Take the 2-minute tour ×
Stack Overflow is a question and answer site for professional and enthusiast programmers. It's 100% free, no registration required.

My company currently has a product which relies on a custom, in-house ActiveX control. The technology it employs is itself cross-platform by design, but our solution is obviously limited to Internet Explorer on Windows.

Long term we would like to become cross-browser and cross-platform (i.e., support other browsers on Windows, support the Macintosh or Linux).

Obviously if we wanted to support Firefox on Windows I would need to write a plugin for it. But if we wanted to support the Macintosh, how do I attack that? Is it possible to compile a version of the Firefox plugin that runs on the Mac? Would I be remiss to not also support Safari on the Mac? Are there any plugins which are cross-browser on a platform? (i.e., can any browsers run plugins for other browsers)

What do people generally do when they want to support multiple platforms with a process that will need to be cross-platform and cross-browser compatible?

share|improve this question

5 Answers 5

You could also try kango

share|improve this answer
kango looks interesting, but it is for extensions, not plugins. see npapi.com/extensions –  taxilian Sep 4 '11 at 20:58
up vote 6 down vote accepted

The answer is firebreath

share|improve this answer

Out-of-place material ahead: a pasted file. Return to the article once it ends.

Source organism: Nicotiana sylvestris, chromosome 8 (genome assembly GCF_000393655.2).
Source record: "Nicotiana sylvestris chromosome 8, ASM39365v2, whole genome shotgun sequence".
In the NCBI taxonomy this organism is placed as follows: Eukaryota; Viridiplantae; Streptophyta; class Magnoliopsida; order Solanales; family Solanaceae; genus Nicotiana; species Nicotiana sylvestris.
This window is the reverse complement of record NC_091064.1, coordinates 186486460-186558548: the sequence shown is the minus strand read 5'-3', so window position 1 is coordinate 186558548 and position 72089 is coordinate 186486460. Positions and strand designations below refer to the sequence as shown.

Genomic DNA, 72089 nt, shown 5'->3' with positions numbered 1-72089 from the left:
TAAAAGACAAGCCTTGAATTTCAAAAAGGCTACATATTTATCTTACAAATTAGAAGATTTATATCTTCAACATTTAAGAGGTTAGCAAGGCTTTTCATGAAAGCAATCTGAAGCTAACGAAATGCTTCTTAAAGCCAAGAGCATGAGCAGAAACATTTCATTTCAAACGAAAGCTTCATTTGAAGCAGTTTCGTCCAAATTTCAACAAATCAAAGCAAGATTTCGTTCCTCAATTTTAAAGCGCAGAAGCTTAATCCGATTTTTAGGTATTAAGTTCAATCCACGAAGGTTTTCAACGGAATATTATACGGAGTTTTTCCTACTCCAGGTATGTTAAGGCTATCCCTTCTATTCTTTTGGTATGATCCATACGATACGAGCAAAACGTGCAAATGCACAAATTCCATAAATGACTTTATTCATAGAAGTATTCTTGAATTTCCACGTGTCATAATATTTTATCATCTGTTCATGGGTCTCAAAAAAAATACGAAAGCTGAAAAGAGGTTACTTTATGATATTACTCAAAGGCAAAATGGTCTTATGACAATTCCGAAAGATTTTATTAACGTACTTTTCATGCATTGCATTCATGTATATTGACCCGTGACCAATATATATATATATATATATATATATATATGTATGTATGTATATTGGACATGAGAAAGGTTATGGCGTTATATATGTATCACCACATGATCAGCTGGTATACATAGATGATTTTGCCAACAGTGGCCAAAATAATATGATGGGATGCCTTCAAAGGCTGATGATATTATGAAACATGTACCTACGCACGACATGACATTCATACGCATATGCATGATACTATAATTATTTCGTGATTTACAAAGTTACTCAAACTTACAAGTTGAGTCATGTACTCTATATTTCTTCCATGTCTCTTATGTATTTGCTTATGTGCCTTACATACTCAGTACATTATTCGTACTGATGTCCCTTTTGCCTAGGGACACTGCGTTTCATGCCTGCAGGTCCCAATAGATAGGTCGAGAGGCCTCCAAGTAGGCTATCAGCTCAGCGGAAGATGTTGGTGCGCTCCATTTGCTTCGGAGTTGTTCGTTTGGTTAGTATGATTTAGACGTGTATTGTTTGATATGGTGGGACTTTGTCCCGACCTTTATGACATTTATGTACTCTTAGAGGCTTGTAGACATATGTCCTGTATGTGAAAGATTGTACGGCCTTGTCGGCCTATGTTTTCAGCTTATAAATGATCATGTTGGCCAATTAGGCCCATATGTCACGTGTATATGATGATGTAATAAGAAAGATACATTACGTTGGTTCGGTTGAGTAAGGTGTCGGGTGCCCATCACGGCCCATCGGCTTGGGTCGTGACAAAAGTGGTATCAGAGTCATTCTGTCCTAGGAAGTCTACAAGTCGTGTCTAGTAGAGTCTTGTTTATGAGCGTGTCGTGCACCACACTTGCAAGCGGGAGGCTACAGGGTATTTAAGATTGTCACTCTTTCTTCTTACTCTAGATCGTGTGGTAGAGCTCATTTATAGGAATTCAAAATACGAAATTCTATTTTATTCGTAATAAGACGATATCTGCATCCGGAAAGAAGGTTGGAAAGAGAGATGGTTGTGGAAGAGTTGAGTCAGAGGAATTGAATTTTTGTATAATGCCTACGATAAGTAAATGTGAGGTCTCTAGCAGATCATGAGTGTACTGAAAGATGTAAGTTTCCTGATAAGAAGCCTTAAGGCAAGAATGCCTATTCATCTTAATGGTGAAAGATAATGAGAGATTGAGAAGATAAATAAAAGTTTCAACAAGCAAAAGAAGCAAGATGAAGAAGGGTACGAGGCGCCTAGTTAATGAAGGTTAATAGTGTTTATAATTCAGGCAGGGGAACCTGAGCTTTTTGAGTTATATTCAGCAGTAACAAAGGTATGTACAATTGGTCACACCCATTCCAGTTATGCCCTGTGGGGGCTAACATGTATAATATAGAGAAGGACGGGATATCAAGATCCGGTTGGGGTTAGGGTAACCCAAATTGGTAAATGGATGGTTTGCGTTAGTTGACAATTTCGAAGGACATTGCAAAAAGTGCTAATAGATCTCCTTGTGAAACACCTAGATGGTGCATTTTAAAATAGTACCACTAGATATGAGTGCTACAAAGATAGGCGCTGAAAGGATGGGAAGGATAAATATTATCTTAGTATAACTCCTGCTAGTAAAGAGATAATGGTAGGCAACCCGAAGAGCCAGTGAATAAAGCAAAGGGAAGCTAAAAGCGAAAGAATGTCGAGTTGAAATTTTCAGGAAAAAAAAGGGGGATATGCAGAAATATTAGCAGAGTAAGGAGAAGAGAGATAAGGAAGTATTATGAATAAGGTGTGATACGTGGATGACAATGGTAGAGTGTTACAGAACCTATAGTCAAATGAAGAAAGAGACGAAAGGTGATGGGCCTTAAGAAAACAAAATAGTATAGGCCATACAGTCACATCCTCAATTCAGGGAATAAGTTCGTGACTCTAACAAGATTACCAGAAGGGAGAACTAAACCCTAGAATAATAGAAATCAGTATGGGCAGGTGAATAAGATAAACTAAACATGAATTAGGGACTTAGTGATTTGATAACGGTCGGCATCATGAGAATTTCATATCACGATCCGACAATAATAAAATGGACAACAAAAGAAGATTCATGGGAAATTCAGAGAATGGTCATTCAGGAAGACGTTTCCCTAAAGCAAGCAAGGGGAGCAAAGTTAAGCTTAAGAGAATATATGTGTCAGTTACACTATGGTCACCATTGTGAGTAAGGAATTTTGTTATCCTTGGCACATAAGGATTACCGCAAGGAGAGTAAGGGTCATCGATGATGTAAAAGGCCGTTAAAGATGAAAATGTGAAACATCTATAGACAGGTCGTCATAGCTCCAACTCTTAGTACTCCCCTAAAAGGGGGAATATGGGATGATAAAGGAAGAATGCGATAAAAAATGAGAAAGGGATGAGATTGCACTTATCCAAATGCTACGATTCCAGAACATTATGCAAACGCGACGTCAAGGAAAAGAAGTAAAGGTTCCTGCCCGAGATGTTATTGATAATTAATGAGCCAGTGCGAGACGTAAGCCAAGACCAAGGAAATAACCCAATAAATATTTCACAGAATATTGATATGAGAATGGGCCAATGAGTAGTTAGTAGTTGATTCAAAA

Edited your post to post to firebreath.org instead of the google code page; we don't use that anymore =] –  taxilian Sep 4 '11 at 20:59

Maybe FireBreath is a good choice for you! I just compile a test plugin on vs2010 and it's compatible with IE9, Firefox and google chrome.

share|improve this answer
Any chance you are affiliated with FireBreath? –  Andrew Barber Oct 2 '12 at 12:31
I am a newbie to FireBreath now. But I think it's a amazing tool to create a plugin. –  Bing Oct 7 '12 at 1:26
it is portable to Mac? –  andi Jan 31 at 20:47

I would consider using Java with native libraries. Long time age I've seen video chat developed in such way. Applet included native code for every supported platform. I'm not a java programmer, I can't tell you details, but it worked.

share|improve this answer

use COM on Windows and XPCOM/Corba in Firefox/Linux.

share|improve this answer
What about the Macintosh? –  Schnapple Apr 1 '10 at 20:17
OS X is also just a Unix, so XPCOM should do it there, too. –  Quandary Apr 2 '10 at 17:44
XPCOM isn't supported for creating browser plugins in Firefox anymore, and on windows COM would only work on IE. On all platforms, XPCOM would only help on Firefox even back when it was supported for plugins. (note, I realize that it can still be used for extensions) –  taxilian Sep 4 '11 at 20:57

Your Answer


By posting your answer, you agree to the privacy policy and terms of service.

Not the answer you're looking for? Browse other questions tagged or ask your own question.